Friday, June 24, 2016

2017 Kia Sportage

By John Heilig  
  • MODEL: 2017 Kia Sportage SX FWD
  • ENGINE: 2.0-liter turbocharged I-4
  • TRANSMISSION: 6-speed Sportmatic automatic
  • HORSEPOWER/TORQUE: 240hp @ 6,000 rpm/260 lb.-ft. @ 1,450-3,500 rpm
  • WHEELBASE: 105.1 in.
  • LENGTH X WIDTH X HEIGHT: 176.4 x 73.0 x 64.8 in.
  • TIRES: P245/45R19
  • CARGO: 20.7/60.1 cu. ft. (2nd row seat backs up/down) 
  • ECONOMY: 21 mpg city/26 mpg highway/18.8 mpg test 
  • FUEL TANK: 16.4 gal.
  • CURB WEIGHT: 3,666 lbs.
  • COMPETITIVE CLASS: Jeep Cherokee, Buick Encore, Honda CR-V
  • STICKER: $33,395 (includes $895 delivery)
  • BOTTOM LINE: Despite what is probably the most wimpy horn in the industry, the new Kia Sportage is quiet, efficient and comfortable, with very good handling and practicality. 

            While similar in appearance to its brother, the Hyundai Tucson, the all-new Kia Sportage has dramatic styling and a stiff chassis that makes driving and riding it a pleasure. 
            Primary among the Sportage’s attributes is a quiet ride in nearly all circumstances. Our local roads are generally poorly surfaced, but that was no problem for the Sportage. Ride quality is good over almost all surfaces.
            Handling is also very good, thanks to a fully independent rear suspension and a front suspension has stiffer wheel bearings and bushings for more precise handling. We took our tester over a tight hill climb course, using the sequential manual feature of the 6-speed automatic transmission, and had a ball throwing the Sportage through the turns. There is little or no tendency to lean in corners at sensible speeds. Yes, I know it isn’t a sports car, but it was fun to drive sportingly anyway.
            The D-shaped wheel is comfortable and is loaded with switches for  audio, the information panel and cruise control. The switches are also clear, and once you figure out exactly where each switch is and how to use it, you can drive without taking your eyes off the road.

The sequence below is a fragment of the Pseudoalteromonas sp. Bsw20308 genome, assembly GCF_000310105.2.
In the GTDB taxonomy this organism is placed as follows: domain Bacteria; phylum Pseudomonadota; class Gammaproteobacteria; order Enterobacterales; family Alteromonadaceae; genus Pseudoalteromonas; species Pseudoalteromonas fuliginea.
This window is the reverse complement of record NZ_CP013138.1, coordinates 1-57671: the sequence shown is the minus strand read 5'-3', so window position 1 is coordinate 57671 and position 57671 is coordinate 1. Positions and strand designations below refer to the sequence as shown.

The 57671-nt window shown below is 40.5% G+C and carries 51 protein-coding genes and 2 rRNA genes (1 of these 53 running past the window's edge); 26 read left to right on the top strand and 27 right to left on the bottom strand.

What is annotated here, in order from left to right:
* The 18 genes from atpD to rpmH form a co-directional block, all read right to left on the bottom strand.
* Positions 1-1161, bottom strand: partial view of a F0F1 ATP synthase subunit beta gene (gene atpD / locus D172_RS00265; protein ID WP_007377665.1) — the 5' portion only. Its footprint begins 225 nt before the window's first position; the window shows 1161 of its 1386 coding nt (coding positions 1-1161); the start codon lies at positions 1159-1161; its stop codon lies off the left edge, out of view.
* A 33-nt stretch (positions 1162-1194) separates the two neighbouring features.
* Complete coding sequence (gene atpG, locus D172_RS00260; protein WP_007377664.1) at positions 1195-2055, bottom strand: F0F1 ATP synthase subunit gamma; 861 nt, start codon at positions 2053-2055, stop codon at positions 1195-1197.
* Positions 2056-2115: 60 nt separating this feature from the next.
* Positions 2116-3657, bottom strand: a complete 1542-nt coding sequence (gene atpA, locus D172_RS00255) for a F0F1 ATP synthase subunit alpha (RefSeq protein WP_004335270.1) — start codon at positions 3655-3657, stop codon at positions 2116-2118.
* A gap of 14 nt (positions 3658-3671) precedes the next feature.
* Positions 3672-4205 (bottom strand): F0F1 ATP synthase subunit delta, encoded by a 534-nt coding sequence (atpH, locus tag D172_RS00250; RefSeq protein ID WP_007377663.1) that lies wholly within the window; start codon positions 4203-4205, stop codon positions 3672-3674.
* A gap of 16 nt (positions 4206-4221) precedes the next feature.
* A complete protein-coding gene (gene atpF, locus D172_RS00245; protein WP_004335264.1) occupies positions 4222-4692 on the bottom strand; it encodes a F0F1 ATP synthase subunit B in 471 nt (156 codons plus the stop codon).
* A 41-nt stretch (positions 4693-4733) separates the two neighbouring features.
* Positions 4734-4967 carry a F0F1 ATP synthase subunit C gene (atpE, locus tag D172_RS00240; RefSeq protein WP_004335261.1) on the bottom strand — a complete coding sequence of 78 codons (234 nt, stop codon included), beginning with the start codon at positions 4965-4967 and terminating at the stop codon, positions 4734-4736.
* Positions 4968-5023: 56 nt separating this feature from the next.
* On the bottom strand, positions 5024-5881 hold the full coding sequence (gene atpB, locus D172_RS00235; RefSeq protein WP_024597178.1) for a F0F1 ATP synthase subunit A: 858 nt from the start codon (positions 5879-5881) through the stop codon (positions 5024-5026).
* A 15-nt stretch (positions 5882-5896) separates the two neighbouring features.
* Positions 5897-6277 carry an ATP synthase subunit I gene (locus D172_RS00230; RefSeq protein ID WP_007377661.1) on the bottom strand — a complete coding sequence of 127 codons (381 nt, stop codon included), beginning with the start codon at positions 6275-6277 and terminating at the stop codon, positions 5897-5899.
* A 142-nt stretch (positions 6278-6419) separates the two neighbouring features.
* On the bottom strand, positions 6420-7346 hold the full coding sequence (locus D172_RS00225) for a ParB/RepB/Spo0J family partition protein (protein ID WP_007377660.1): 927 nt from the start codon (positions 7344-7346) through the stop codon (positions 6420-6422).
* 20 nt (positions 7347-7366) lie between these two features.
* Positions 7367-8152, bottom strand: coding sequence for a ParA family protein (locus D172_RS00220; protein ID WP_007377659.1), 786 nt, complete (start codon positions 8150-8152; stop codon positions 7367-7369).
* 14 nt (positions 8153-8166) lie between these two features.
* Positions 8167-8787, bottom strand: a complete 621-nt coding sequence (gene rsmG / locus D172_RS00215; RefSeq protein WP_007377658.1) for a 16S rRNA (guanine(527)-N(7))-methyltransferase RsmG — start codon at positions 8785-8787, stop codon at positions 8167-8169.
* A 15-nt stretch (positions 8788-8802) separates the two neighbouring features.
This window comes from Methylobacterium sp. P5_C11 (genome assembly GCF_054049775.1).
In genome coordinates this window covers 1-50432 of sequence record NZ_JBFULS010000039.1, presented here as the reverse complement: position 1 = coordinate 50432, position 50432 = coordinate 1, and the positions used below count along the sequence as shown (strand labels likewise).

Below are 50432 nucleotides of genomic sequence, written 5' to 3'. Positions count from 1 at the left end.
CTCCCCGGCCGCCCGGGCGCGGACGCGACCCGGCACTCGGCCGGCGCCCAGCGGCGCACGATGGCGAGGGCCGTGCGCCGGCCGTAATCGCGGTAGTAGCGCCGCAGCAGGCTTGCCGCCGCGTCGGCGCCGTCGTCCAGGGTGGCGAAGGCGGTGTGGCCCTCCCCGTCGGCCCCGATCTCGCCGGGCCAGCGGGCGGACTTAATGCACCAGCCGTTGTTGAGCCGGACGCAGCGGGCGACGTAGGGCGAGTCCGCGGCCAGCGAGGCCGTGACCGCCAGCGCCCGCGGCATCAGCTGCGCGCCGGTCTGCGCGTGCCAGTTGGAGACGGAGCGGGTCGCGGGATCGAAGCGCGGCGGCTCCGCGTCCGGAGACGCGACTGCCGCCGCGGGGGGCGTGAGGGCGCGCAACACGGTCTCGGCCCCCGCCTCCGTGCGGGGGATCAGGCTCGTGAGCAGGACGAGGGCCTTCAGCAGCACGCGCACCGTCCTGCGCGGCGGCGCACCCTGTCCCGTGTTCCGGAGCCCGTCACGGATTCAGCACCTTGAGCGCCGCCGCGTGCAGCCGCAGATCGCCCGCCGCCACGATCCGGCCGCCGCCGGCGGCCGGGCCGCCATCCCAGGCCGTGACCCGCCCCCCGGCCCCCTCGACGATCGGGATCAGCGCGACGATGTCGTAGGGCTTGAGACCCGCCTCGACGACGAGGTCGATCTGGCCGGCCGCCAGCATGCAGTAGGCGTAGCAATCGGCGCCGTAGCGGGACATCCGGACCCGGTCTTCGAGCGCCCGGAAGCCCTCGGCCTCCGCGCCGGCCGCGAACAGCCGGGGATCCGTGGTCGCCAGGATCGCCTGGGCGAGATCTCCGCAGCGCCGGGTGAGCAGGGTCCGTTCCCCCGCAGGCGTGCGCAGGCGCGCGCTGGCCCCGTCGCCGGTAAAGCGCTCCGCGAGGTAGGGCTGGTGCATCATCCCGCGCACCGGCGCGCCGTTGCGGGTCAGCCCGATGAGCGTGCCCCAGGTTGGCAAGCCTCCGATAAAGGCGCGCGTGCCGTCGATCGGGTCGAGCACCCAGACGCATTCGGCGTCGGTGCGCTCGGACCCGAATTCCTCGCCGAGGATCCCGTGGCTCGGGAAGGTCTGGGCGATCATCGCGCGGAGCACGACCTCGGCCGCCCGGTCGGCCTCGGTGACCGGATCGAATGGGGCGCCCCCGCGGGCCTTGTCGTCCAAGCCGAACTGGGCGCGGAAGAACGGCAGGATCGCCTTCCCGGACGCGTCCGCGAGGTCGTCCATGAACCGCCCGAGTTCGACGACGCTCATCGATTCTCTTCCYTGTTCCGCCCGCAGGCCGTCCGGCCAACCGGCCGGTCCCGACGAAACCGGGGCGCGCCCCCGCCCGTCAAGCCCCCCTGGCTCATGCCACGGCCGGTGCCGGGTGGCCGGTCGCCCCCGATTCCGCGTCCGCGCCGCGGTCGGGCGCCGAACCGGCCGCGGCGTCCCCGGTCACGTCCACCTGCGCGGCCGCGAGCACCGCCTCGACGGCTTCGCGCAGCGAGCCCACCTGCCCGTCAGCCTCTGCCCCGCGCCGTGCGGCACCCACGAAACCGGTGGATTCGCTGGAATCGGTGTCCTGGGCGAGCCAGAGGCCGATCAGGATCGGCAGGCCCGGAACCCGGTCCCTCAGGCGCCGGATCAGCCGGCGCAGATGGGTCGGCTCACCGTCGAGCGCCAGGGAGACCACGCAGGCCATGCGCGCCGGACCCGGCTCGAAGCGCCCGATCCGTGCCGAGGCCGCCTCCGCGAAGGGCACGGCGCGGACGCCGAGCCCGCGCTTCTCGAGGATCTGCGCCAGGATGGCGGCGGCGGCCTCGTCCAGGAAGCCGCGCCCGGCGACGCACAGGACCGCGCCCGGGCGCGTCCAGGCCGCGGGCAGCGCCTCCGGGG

In addition, the Sportage is loaded with driver safety features. The blind spot monitor, for example, can detect vehicles as far as 230 feet behind for quick warnings. It’s a little testy when you flip the turn signal on even if you know there’s a vehicle there, but that’s better than not letting you know at all. Also, the Lane Departure Warning emits a loud beep whenever you stray from the straight and narrow. 
            Two of my favorite features are Rear Cross Traffic Alert and Front and Rear Parking Assist. RCTA alerts you to cars that may be coming at you as you are pulling out from a row of parked cars, like in a supermarket parking lot. FRPA lets you know that you are approaching an obstacle, like a parking lot cement barrier. I’m certain this saved a lot of underside dings.
            The Sportage is redesigned and the face is now one that I like. Surrounding the Kia grille are projection headlamps on each side. The headlamps are also positioned higher, sweeping back along the outer edges of the hood. Below the headlamps are four daytime running lights that give the Sportage a truck-like front fascia.
            Inside, the front seats are comfortable with decent side support. We took the Sportage on a long ride and were relaxed and comfortable at the end. The bench-like rear seats offer very good leg room. Visibility in the rear is very good. In addition, the panoramic sunroof extends to the rear seats, so passengers back there can not only look left to right, but can enjoy the view above as well.
            Behind the second row seats is a very good cargo area that doubles in capacity when the rear seat backs are folded flat. Not only are the seat backs easy to fold, there is no need to remove the head restraints to gain a flat floor. There is also storage in the rear footwells if needed. As a detail, the license plate mounting has been lowered, which results in a lower liftover height for the cargo area.
            Interior surfaces are all soft touch with a leather-like pattern. The instruments are clear round dials with an information panel between them that I kept at the digital speedometer setting. You have to work to get the other readings, so I suggest you do it while parked.
            The infotainment panel is clear and large, unlike the Tucson. On startup, the screen is split, with a map on the left and audio on the right. Touching the proper side can revert to a 100 percent view.
            The navigation was easy to program. We used POI (Point of Interest) to locate several destinations and I could almost do it while driving. 
            You can’t not be impressed by the all-new Kia Sportage. It has adequate power and very good handling and ride quality to go with a new body. It’s a shame the designers also didn’t have input for the horn, which is the most pathetic sound I have heard in years.

(c) The Auto Page Syndicate

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